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2012 Y/E tax planning for shareholders of C corps and S corps

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    2012 Y/E tax planning for shareholders of C corps and S corps

    The reelection of President Obama means it is now less likely that the so-called "Bush tax cuts" will be extended for everyone. They may be continued for middle-class taxpayers, but even that is uncertain. Accordingly, dividends are likely to resume being taxed as ordinary income, at rates up to 39.6%, plus the new additional 3.8% tax for higher income taxpayers.

    In view of this possibility shareholders of C corps as well as shareholders of S corps that were previously C corps and that have undistributed E&P from their C corp days, should seriously consider paying out all of that undistributed E&P NLT 12/31/2012. This may be the best and last time for many years to come to distribute those earnings and have them taxed to the shareholders at a 15% tax rate ... or even 0% in some cases.

    For C corps the payment of dividends is simple and straightforward. For S corps the distribution can be made in one of three ways, with the options accommodating all levels of available cash flow:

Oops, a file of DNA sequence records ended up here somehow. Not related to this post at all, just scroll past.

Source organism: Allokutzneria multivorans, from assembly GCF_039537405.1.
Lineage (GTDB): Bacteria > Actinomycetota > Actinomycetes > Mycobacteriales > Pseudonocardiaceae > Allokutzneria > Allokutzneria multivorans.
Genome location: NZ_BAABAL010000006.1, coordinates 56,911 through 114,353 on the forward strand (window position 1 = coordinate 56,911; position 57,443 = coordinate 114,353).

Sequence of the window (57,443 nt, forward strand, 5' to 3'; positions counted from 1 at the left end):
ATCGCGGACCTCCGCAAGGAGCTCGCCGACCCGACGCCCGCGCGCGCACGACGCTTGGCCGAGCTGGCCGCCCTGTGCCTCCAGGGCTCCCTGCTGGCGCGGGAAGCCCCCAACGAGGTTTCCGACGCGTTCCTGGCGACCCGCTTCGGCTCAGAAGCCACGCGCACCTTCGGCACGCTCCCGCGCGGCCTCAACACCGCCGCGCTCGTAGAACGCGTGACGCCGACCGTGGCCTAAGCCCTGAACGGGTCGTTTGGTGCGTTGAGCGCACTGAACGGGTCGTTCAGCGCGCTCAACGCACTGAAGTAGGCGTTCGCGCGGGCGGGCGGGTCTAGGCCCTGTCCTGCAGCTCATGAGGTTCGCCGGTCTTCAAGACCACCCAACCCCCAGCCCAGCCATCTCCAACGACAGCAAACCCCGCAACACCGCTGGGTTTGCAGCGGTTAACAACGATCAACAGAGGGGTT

1. Distribute cash equal to the S corp's balance of its accumulated adjustments account (AAA) plus the balance of its E&P;

    2. Elect under Regs. §1.1368-1(f)(2) to reverse the normal ordering rule and distribute E&P first, and then AAA. This saves on the required cash outlay if the S corp has a significant positive balance in its AAA; or

    3. Elect under Regs. §1.1368-1(f)(3) to make a deemed dividend of the E&P balance. This requires no cash outlay. Instead, all or part of the E&P account is deemed distributed to the shareholders, who are then treated as having recontributed the amounts back to the S corp. This gives shareholders the added benefit of an increased stock basis, which may allow the shareholder to utilize flow-through losses allocated from the corporation.

    The three points listed above were copied, with minor editing, from the following web page:
    Tax (Photo credit: 401(K) 2012) After nearly two years of examining the tax policies of every serious potential Presidential candidate -- and enduring countless malicious attacks because I continuously failed to include Ron Paul among that group -- my analysis can at long last have a singular focus, as?we finally have [...]

    This same link contains additional tax planning ideas ... six in all ... which many of the visitors to this forum would find well worth reading.
    Roland Slugg
    "I do what I can."